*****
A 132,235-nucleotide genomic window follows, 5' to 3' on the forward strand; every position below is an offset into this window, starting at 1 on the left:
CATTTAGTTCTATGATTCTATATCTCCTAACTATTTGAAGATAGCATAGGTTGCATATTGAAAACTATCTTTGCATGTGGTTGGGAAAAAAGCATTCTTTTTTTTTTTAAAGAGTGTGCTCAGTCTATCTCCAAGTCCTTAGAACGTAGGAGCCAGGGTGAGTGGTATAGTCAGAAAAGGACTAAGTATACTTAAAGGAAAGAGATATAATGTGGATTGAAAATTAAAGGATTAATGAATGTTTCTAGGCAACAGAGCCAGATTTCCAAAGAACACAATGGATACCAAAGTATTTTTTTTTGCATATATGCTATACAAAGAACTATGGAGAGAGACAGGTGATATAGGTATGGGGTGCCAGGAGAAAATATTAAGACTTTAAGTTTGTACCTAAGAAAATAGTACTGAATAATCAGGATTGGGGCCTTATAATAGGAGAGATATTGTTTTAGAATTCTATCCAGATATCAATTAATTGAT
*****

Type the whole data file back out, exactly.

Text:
A 132,235-nucleotide genomic window follows, 5' to 3' on the forward strand; every position below is an offset into this window, starting at 1 on the left:
CATTTAGTTCTATGATTCTATATCTCCTAACTATTTGAAGATAGCATAGGTTGCATATTGAAAACTATCTTTGCATGTGGTTGGGAAAAAAGCATTCTTTTTTTTTTTAAAGAGTGTGCTCAGTCTATCTCCAAGTCCTTAGAACGTAGGAGCCAGGGTGAGTGGTATAGTCAGAAAAGGACTAAGTATACTTAAAGGAAAGAGATATAATGTGGATTGAAAATTAAAGGATTAATGAATGTTTCTAGGCAACAGAGCCAGATTTCCAAAGAACACAATGGATACCAAAGTATTTTTTTTTGCATATATGCTATACAAAGAACTATGGAGAGAGACAGGTGATATAGGTATGGGGTGCCAGGAGAAAATATTAAGACTTTAAGTTTGTACCTAAGAAAATAGTACTGAATAATCAGGATTGGGGCCTTATAATAGGAGAGATATTGTTTTAGAATTCTATCCAGATATCAATTAATTGAT